2. This doctrine serveth for reproof of divers and sundry abuses that are too rife and common among us. It seemeth a light and ridiculous thing to many to salute and to be saluted, but it is of great force, and availeth much to the obtaining and getting of good will. It is a point of courtesy and humanity to salute others and to pray for them. Let no man say these are very small matters to be spoken of and stood upon. We must acknowledge that our obedience is to be showed even in the least, and not in the greatest matters only. And a true Christian is to be seen and known when he will yield in the practise of lesser points and such as are not of greatest importance.
3. Seeing we are taught to use all gentle and courteous communication, and all loving salutations and well-wishing one toward another, this teacheth us that we must all diligently study and practise the government of the tongue, to order it aright and in due manner. This is a worthy study, it is a hard study, it is a profitable study (Psalm 34:12, 13; Psalm 39:1). To this purpose the apostle teacheth us to be slow to speak and swift to hear. This virtue appeared notably in Elihu (Job 32), who waited till Job had spoken, for they were more ancient in years than he. In our speaking we must be careful that our words be gracious, and seasoned with wisdom, truth, reverence, modesty, meekness, and sobriety, as it were with salt, which are contrary to the foolish, rotten, and graceless talk that aboundeth in our days, wherein men are grown to be very beasts (Romans 3:13, 14).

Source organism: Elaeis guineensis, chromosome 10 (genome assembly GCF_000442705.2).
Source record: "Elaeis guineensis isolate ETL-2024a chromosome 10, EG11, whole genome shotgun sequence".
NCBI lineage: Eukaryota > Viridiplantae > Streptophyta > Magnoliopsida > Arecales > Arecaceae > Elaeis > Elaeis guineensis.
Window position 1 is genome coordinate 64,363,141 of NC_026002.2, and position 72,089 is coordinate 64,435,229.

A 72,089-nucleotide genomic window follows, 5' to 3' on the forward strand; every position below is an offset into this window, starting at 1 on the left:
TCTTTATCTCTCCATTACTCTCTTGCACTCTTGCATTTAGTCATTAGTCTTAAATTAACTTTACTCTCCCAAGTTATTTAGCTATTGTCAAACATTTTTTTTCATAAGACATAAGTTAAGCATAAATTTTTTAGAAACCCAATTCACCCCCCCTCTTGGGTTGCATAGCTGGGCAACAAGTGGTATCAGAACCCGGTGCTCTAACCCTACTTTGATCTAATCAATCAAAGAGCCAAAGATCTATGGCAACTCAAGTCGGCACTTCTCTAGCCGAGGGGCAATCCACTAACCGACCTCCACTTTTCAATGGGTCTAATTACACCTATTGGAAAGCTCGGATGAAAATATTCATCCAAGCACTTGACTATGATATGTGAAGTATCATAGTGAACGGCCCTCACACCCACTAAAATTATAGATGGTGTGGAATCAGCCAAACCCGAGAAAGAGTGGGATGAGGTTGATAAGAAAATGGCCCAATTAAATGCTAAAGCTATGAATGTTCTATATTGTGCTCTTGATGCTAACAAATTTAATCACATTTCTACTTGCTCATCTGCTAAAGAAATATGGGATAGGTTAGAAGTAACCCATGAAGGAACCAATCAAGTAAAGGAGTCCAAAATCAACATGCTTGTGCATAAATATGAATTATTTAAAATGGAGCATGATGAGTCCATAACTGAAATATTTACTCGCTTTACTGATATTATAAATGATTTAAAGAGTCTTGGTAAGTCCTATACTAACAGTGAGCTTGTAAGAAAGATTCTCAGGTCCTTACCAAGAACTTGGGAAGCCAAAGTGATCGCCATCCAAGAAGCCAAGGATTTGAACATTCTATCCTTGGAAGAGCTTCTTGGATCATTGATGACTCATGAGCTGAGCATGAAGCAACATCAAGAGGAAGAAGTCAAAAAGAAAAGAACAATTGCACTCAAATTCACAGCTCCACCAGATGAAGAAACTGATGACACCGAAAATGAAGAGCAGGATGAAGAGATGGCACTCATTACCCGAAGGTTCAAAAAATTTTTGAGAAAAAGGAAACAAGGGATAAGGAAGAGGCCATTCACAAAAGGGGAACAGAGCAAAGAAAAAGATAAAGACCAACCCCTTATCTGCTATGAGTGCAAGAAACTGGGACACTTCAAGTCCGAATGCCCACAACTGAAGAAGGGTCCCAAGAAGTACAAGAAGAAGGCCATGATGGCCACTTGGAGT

(J. W. Diggle.)
PeopleApphia, Archippus, Aristarchus, Demas, Epaphras, Lucas, Luke, Marcus, Mark, Onesimus, Paul, Philemon, Timotheus, Timothy
TopicsAristarchus, Aristar'chus, Brother-workers, Demas, Fellow, Fellow-laborers, Fellowlabourers, Fellow-workers, Fellow-workmen, Lucas, Lukas, Luke, Marcus, Mark, Markus, Workers
Outline1. Paul rejoices to hear of the faith and love of Philemon,
8. whom he desires to forgive his servant Onesimus, and lovingly to receive him again.
Dictionary of Bible ThemesPhilemon 1:24
LibraryThe Epistles of the Captivity.
During his confinement in Rome, from a.d. 61 to 63, while waiting the issue of his trial on the charge of being "a mover of insurrections among all the Jews throughout the world, and a ringleader of the sect of the Nazarenes" (Acts 24:5), the aged apostle composed four Epistles, to the Colossians, Ephesians, Philemon, and Philippians. He thus turned the prison into a pulpit, sent inspiration and comfort to his distant congregations, and rendered a greater service to future ages than he could have …
Philip Schaff—History of the Christian Church, Volume I